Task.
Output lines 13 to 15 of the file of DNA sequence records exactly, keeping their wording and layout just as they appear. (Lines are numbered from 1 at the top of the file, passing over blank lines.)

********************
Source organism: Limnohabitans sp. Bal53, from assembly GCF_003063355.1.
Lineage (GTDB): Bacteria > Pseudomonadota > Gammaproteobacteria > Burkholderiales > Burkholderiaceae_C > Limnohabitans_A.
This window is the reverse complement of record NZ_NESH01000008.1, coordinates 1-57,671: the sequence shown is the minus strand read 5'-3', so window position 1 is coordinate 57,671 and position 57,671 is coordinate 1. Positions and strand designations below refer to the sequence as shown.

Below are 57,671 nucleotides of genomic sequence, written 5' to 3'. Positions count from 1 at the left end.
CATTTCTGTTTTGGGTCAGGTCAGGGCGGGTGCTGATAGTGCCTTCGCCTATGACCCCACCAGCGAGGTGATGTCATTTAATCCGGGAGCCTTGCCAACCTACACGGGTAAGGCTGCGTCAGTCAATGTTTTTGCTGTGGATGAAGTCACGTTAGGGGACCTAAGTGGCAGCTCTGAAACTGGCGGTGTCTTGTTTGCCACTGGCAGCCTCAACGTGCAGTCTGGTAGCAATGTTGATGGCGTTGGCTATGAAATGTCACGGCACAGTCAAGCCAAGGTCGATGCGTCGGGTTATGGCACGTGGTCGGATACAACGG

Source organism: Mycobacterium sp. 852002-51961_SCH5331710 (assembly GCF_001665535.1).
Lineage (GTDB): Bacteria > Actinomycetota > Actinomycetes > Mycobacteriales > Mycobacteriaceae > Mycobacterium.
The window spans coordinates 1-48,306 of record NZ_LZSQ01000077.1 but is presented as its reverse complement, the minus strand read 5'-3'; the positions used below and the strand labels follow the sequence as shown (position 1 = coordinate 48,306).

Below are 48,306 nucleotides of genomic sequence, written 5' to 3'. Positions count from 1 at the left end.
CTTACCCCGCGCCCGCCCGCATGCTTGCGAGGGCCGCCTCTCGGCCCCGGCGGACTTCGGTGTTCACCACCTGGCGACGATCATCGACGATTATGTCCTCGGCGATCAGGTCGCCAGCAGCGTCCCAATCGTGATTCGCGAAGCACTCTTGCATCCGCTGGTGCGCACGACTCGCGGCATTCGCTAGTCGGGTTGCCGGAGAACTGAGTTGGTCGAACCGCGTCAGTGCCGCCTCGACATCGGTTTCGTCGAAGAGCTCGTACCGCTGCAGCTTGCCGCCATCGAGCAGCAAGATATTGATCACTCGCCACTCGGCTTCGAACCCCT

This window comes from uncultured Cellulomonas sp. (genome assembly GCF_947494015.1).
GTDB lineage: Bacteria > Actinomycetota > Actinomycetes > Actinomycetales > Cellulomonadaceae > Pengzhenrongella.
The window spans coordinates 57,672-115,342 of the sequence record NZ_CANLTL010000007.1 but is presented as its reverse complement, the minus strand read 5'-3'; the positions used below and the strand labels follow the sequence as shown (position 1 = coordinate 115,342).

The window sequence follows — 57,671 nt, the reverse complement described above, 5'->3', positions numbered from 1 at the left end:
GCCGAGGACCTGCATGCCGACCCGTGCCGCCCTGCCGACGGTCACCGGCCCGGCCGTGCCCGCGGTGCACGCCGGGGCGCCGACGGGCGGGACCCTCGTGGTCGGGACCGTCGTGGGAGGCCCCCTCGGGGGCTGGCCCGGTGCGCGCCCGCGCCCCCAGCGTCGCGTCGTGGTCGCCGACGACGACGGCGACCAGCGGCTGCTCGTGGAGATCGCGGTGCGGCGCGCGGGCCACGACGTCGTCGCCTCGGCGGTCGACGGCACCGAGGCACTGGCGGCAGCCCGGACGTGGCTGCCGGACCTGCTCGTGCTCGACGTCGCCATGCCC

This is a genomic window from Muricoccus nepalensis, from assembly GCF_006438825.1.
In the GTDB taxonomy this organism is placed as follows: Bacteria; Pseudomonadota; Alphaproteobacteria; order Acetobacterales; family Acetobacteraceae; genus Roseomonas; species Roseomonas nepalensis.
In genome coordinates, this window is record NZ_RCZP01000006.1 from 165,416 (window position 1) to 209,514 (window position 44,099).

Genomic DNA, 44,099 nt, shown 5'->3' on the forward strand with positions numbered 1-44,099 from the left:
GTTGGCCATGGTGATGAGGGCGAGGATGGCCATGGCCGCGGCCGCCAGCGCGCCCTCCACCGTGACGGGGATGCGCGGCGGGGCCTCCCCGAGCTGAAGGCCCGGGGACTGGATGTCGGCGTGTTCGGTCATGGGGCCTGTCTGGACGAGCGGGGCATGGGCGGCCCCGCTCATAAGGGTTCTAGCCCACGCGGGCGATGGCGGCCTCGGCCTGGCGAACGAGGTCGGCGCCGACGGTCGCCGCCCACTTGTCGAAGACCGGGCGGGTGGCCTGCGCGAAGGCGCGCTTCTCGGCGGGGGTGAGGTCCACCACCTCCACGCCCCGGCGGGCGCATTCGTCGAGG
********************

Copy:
The window spans coordinates 57,672-115,342 of the sequence record NZ_CANLTL010000007.1 but is presented as its reverse complement, the minus strand read 5'-3'; the positions used below and the strand labels follow the sequence as shown (position 1 = coordinate 115,342).

The window sequence follows — 57,671 nt, the reverse complement described above, 5'->3', positions numbered from 1 at the left end:
GCCGAGGACCTGCATGCCGACCCGTGCCGCCCTGCCGACGGTCACCGGCCCGGCCGTGCCCGCGGTGCACGCCGGGGCGCCGACGGGCGGGACCCTCGTGGTCGGGACCGTCGTGGGAGGCCCCCTCGGGGGCTGGCCCGGTGCGCGCCCGCGCCCCCAGCGTCGCGTCGTGGTCGCCGACGACGACGGCGACCAGCGGCTGCTCGTGGAGATCGCGGTGCGGCGCGCGGGCCACGACGTCGTCGCCTCGGCGGTCGACGGCACCGAGGCACTGGCGGCAGCCCGGACGTGGCTGCCGGACCTGCTCGTGCTCGACGTCGCCATGCCC